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Põhiseaduse kohaselt on Riigikohus kassatsioonikohus ja
põhiseaduslikkuse järelevalve kohus. Riigikohtu pädevus
on sätestatud kohtute seaduses.
Estonian judicial system continues to be among most efficient in Europe
The newly published Justice Scoreboard 2019 once again ranks Estonia second in the European Union in terms of the efficiency of the justice system and the speed of proceedings.
For several years in a row, Estonian administrative and county courts have been outperformed only by Danish courts, and the gap with Denmark is closing. Estonia ranks fifth in Europe in terms of time needed to resolve civil cases and second for administrative cases.
Estonia also ranks among the best in terms of the availability of electronic tools allowing people to submit claims and follow the progress of court proceedings online, and for the courts to publish information such as court summons. At the same time, the Scoreboard does point out that there should be more interactive solutions to explain the court system and help people going to court. However, at approximately 50 euros per person, the budget of the Estonian courts is one of the smallest in the EU.
“I am very pleased that, despite rather modest financing, we have managed to set up one of the most efficient judicial systems in Europe. Having said that, the Scoreboard does point to room for improvement in many other areas,” said Chief Justice of the Supreme Court Villu Kõve, commenting on the news.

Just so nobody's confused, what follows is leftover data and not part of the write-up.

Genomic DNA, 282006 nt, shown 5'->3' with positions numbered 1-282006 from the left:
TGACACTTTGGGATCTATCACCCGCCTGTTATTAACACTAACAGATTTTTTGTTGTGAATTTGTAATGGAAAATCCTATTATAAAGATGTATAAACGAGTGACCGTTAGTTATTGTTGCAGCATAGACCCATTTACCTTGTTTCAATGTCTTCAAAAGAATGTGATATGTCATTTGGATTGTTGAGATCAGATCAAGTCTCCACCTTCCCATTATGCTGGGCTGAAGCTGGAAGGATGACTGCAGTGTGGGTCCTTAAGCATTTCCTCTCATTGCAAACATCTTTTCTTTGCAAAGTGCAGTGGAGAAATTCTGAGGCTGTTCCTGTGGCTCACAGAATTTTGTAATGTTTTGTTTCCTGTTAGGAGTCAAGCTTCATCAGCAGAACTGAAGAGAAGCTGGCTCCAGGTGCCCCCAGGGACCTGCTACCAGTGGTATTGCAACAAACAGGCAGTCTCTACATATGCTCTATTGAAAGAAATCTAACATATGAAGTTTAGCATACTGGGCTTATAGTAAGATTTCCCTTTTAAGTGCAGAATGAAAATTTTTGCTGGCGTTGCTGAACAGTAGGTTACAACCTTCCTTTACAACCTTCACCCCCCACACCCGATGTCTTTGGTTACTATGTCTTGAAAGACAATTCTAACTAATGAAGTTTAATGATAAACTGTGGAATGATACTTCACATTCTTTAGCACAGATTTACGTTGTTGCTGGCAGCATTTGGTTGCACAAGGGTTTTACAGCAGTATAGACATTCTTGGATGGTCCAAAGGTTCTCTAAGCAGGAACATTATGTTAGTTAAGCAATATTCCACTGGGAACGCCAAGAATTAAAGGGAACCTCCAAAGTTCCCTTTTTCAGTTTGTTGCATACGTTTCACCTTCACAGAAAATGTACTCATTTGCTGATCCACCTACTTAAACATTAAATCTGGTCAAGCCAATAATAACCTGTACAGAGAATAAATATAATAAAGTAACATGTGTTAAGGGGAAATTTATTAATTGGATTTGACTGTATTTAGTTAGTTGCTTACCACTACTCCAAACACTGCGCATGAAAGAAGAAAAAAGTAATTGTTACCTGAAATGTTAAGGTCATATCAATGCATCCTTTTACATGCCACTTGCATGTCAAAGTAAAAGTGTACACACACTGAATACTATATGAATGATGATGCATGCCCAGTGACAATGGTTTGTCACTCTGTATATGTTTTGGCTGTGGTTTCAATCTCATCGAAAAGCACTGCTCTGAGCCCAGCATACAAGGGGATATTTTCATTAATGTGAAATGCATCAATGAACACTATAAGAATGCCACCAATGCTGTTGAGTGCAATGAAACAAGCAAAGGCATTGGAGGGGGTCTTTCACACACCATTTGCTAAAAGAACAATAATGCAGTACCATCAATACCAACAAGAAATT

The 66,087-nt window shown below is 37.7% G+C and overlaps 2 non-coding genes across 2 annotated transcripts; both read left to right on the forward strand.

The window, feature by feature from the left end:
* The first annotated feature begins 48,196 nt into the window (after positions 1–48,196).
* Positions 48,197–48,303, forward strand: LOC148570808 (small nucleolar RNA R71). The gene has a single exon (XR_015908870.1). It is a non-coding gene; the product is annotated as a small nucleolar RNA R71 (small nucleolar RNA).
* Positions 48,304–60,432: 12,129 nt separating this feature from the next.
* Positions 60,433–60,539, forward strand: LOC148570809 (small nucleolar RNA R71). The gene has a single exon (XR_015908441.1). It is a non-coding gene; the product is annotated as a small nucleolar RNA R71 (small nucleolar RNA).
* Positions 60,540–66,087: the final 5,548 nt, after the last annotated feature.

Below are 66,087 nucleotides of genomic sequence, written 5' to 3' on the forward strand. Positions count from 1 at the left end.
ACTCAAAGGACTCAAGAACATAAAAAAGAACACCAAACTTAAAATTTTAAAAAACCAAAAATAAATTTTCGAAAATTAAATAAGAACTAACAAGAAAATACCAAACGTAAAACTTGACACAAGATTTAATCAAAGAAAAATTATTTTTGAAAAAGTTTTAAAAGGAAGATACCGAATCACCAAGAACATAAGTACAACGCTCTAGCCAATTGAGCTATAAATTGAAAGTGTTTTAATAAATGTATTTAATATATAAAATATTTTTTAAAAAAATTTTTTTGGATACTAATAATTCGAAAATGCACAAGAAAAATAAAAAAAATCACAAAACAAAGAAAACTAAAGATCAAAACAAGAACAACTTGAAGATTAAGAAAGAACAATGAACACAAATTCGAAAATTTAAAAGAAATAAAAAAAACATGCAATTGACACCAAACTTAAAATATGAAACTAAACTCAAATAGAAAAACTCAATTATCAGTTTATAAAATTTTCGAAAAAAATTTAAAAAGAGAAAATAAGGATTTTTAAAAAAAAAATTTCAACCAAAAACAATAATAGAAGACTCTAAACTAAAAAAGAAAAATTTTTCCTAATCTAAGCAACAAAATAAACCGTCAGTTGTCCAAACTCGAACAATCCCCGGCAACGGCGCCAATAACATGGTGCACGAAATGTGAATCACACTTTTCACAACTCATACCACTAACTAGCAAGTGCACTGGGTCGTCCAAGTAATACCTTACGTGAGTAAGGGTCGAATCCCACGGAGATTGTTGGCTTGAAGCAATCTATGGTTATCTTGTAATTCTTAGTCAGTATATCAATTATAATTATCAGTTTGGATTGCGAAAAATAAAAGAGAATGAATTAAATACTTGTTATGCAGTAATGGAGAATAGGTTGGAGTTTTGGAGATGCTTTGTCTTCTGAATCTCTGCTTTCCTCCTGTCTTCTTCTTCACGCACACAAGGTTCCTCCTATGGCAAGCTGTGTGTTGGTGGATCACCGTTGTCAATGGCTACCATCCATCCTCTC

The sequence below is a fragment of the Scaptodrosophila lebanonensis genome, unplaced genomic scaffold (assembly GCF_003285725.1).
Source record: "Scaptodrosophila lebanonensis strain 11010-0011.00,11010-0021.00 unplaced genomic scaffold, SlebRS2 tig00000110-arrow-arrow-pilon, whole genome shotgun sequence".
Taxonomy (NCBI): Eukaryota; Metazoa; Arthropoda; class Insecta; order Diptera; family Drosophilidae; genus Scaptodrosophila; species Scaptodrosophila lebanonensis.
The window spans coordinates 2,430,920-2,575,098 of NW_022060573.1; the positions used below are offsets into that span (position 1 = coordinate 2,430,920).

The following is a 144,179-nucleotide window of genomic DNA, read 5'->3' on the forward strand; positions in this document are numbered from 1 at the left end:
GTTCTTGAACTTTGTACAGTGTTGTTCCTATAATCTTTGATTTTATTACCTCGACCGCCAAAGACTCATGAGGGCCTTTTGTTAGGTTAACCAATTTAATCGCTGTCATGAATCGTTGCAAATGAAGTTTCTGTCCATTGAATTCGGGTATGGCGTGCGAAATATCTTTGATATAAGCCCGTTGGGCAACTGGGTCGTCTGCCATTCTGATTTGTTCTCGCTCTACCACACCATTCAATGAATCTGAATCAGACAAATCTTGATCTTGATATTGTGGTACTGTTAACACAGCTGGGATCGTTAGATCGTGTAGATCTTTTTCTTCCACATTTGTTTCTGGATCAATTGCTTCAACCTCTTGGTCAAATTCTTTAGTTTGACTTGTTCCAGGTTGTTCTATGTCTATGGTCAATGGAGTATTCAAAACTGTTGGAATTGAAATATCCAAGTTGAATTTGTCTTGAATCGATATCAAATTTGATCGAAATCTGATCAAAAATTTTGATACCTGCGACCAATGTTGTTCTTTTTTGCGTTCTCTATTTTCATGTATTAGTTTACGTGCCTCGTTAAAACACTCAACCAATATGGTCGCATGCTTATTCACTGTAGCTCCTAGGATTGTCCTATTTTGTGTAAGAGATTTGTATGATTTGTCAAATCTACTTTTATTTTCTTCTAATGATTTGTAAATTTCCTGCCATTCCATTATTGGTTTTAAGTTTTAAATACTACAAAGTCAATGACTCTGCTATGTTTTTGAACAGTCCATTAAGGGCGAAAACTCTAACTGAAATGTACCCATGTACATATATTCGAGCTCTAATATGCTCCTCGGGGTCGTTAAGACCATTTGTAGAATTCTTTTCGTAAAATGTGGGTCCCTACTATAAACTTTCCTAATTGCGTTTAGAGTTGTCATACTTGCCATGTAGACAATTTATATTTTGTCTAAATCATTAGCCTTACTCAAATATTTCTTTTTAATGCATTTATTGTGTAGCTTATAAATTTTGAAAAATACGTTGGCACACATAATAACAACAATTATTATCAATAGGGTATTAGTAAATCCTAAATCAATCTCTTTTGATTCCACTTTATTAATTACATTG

There has been a slight decrease in the number of incoming court cases, from approximately 25 new cases per 100 inhabitants submitted in 2016 to 21 in 2017. The caseload, or number of pending cases, has not increased and remains significantly below the European average.
The Justice Scoreboard is published by the European Commission and aims to give reliable and comparable information on the functioning of the justice systems in the EU Member States. Rather than evaluating the functioning of national systems, it seeks to assist Member States in improving their justice systems. Information is provided in large part by the Council of Europe’s Commission for the Evaluation of the Efficiency of Justice (CEPEJ), contact persons in the national justice systems, the World Bank, the European Network of Councils for the Judiciary (ENCJ), and other organisations. The Scoreboard is available on the European Commission’s website.
Press Officer of the Supreme Court
susann [dot] kiviriigikohus [dot] ee
+372 53 33 98 46